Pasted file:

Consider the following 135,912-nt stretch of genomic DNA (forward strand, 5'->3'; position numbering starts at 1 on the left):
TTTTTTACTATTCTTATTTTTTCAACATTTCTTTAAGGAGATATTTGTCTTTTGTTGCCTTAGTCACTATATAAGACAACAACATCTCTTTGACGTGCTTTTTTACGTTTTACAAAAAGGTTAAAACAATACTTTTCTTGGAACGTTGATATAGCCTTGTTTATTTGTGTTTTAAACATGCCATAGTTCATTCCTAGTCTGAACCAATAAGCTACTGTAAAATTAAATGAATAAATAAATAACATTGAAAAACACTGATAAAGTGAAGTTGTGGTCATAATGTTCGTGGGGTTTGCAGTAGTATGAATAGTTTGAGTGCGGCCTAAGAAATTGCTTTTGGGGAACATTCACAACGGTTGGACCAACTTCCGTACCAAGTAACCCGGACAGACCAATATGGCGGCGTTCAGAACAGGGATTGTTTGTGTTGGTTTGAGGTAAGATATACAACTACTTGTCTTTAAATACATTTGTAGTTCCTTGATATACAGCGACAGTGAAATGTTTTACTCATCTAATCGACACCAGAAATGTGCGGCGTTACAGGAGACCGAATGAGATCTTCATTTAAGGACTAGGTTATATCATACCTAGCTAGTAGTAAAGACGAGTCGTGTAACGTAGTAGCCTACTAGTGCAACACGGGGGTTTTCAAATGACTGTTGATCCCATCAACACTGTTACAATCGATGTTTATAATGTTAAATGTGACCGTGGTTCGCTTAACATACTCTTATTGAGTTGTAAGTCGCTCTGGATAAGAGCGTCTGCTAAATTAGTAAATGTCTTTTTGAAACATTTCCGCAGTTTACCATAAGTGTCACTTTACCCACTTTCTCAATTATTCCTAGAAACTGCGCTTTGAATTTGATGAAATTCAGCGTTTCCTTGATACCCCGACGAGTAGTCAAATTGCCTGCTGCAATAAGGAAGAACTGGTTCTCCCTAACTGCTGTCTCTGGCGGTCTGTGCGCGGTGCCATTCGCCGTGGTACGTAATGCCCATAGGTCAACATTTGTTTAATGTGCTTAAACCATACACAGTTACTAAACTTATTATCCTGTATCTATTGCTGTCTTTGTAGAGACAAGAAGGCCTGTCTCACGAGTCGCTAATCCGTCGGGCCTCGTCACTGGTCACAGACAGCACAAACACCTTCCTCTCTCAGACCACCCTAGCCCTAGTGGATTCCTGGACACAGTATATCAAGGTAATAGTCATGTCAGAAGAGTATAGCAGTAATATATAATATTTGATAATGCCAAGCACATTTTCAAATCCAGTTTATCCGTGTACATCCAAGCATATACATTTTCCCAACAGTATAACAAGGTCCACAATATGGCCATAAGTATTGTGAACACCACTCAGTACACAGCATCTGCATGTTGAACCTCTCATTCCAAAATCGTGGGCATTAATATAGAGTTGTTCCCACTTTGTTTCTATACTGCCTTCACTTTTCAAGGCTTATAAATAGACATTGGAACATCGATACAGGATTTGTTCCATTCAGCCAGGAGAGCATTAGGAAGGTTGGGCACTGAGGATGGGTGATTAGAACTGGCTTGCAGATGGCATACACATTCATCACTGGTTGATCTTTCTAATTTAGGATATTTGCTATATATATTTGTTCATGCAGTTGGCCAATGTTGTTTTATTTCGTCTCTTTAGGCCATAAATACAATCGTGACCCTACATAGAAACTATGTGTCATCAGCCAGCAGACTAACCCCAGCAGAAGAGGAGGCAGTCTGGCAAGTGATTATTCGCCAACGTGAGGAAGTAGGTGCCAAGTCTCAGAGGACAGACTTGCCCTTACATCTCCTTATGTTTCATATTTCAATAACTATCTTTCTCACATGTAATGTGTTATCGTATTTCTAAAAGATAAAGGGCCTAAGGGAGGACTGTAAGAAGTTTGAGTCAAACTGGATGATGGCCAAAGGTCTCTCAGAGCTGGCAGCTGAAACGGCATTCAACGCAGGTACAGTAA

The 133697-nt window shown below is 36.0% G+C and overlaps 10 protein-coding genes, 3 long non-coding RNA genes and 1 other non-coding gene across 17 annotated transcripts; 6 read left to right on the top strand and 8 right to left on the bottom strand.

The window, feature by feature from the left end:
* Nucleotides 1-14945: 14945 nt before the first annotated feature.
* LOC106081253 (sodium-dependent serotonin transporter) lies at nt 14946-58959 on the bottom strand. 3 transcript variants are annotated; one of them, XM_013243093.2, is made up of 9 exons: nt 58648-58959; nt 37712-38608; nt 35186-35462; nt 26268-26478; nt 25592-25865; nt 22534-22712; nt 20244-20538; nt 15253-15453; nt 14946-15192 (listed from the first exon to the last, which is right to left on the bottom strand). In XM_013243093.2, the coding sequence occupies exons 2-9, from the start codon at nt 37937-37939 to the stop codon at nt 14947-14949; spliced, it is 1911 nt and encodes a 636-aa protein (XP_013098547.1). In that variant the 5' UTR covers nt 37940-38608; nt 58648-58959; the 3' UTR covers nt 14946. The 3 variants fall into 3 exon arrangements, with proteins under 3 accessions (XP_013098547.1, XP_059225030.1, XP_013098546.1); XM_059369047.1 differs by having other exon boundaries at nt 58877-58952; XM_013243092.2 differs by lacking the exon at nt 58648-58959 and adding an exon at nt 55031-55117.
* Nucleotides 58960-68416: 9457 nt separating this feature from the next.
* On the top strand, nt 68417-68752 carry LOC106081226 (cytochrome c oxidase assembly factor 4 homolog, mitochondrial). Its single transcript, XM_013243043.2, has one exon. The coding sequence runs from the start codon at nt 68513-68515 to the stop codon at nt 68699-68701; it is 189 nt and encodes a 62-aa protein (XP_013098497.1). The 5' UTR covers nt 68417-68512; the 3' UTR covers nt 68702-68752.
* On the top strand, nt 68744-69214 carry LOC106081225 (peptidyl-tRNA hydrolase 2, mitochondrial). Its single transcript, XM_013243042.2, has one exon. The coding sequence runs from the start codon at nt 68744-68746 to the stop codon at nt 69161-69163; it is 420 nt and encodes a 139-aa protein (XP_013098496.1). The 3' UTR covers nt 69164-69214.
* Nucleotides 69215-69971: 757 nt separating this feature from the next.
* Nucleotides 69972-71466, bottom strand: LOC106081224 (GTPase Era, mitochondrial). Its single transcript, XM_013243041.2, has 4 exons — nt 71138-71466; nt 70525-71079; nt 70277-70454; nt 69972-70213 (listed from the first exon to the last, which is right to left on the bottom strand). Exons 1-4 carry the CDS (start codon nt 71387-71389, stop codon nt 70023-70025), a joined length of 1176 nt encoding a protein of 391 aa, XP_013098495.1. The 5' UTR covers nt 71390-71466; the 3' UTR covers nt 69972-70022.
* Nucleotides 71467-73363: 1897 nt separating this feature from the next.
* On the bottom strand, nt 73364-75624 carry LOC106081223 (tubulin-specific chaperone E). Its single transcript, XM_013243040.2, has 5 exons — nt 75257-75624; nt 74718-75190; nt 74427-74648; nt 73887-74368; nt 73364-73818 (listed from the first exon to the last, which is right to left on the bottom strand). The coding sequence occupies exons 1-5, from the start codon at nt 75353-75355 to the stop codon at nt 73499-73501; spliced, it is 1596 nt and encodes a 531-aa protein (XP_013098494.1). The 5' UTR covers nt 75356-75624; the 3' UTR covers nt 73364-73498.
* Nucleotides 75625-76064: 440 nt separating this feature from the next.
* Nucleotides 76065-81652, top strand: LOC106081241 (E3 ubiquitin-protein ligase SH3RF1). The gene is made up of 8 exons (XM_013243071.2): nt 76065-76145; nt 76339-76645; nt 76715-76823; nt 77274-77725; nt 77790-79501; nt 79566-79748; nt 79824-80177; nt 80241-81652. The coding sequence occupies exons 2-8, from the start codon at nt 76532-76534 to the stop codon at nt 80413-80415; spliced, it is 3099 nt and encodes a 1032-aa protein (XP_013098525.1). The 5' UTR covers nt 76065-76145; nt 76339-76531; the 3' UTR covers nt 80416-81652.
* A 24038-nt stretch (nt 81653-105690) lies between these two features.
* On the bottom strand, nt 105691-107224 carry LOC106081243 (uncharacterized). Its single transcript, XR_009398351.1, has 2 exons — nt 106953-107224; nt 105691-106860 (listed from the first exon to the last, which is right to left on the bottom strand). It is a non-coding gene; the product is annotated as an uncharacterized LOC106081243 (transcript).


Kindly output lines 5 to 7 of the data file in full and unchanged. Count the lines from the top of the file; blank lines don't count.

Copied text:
* Nucleotides 1-14945: 14945 nt before the first annotated feature.
* LOC106081253 (sodium-dependent serotonin transporter) lies at nt 14946-58959 on the bottom strand. 3 transcript variants are annotated; one of them, XM_013243093.2, is made up of 9 exons: nt 58648-58959; nt 37712-38608; nt 35186-35462; nt 26268-26478; nt 25592-25865; nt 22534-22712; nt 20244-20538; nt 15253-15453; nt 14946-15192 (listed from the first exon to the last, which is right to left on the bottom strand). In XM_013243093.2, the coding sequence occupies exons 2-9, from the start codon at nt 37937-37939 to the stop codon at nt 14947-14949; spliced, it is 1911 nt and encodes a 636-aa protein (XP_013098547.1). In that variant the 5' UTR covers nt 37940-38608; nt 58648-58959; the 3' UTR covers nt 14946. The 3 variants fall into 3 exon arrangements, with proteins under 3 accessions (XP_013098547.1, XP_059225030.1, XP_013098546.1); XM_059369047.1 differs by having other exon boundaries at nt 58877-58952; XM_013243092.2 differs by lacking the exon at nt 58648-58959 and adding an exon at nt 55031-55117.
* Nucleotides 58960-68416: 9457 nt separating this feature from the next.